1. Ambiguity. While some language have special forms that refer unambiguously to the language, English is inherently ambiguous about language names. Having a standard of "XXX language" ensures that it's always unambiguous.
  2. Precedent. This is how Encyclopædia Britannica and many other English-language encyclopedias name their articles.

When there is nothing to disambiguate a language name from, such as Hindi, Esperanto or Inuktitut, there is no need for the "language".

Whether the varieties of Arabic and Chinese should be called "languages" or "dialects" continues to be a highly controversial issue. The current convention is: use NAME + Arabic for Arabic varieties (e.g. Egyptian Arabic) and NAME + Chinese for Chinese varieties (e.g. Mandarin Chinese). Infoboxes are put at both Arabic language and Chinese language and at their first-level subdivisions. However, where there is little controversy that a variety of Arabic or Chinese is a dialect (when it is demonstrably intelligible to other dialects), then 'dialect' is acceptable in the title.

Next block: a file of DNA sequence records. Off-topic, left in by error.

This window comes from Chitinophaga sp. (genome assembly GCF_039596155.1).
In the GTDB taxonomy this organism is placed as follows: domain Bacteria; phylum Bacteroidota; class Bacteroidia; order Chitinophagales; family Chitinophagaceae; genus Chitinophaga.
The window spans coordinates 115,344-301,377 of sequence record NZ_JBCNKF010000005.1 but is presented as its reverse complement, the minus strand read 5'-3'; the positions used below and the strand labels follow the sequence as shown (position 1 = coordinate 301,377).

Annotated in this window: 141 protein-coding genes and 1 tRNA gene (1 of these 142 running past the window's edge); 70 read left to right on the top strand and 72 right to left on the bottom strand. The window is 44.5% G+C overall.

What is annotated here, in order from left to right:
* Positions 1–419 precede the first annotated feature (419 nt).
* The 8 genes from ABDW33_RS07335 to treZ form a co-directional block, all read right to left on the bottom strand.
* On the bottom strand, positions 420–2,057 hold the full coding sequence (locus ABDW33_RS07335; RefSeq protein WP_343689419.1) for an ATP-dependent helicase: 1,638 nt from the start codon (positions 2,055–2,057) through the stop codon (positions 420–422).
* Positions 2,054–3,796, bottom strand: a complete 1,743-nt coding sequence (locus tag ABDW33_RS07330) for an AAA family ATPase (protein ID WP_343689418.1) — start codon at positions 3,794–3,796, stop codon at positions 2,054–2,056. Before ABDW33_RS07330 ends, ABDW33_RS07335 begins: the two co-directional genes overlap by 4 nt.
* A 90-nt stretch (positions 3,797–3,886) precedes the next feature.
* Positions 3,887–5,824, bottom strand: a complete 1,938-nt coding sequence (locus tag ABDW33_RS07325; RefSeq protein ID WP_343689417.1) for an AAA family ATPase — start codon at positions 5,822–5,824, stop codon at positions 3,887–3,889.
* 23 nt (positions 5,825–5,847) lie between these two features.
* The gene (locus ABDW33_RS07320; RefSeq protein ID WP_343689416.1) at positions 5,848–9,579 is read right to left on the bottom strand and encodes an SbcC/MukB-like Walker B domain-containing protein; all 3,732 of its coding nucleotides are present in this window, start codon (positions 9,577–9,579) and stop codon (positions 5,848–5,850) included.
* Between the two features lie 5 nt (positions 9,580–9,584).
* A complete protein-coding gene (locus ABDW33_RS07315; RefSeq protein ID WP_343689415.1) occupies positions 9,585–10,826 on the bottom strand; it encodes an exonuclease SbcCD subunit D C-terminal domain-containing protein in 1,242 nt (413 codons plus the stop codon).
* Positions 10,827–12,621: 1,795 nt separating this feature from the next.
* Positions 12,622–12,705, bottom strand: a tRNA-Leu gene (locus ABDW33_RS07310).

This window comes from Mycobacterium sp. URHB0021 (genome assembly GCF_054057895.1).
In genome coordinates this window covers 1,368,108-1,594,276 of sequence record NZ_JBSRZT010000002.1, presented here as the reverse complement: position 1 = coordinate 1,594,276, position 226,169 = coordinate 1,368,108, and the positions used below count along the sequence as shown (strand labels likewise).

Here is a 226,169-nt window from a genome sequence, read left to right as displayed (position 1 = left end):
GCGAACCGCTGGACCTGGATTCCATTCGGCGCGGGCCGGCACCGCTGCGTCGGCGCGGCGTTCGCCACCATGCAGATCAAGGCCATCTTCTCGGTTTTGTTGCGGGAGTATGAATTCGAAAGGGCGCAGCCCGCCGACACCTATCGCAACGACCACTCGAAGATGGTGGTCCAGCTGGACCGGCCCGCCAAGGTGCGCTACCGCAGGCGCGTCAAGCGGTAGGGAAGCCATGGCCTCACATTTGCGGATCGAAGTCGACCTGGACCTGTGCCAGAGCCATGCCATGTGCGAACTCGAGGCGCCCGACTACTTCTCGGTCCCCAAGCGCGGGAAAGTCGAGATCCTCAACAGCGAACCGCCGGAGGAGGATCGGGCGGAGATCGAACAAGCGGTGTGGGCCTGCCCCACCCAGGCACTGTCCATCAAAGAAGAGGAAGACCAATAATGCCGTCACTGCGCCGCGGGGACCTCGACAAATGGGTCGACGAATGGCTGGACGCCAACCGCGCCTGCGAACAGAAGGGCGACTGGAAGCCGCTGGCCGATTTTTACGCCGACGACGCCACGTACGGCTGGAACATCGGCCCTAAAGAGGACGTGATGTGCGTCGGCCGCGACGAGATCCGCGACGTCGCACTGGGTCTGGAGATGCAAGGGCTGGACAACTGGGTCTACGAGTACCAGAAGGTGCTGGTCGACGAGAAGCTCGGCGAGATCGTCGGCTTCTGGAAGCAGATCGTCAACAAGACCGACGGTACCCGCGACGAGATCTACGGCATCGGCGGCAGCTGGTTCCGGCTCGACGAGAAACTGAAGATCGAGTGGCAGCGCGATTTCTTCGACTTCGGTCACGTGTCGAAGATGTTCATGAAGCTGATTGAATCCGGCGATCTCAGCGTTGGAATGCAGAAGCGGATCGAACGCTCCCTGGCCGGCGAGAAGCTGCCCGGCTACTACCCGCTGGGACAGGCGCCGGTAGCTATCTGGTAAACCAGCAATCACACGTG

Even in cases in which there is a consensus that varieties of a language have a dialect status, the number and divisions between such dialects are often vaguely-defined, and controversies exist among dialectologists over whether certain varieties should be treated in a unified way or are best understood as separate though related varieties. Separate articles should only be written on varieties (e.g., Estuary English) or related groups of varieties (e.g., Hispanic English) that have been well-enough studied by linguists that at least a minimal body of literature exists about that variety or group of varieties, as a distinct dialect or group of dialects. Phonological, morphosyntactic, or lexical variation that may be considered subdialectal should be noted as "differences within X dialect,", where X is a dialect as discussed in the relevant literature. Controversies over dialect status can be noted in articles as such, but should also be based on citable work. Names used to refer to that dialect in the title should be preferred over folk-linguistic terms (e.g., Inland North versus Midwestern Accent).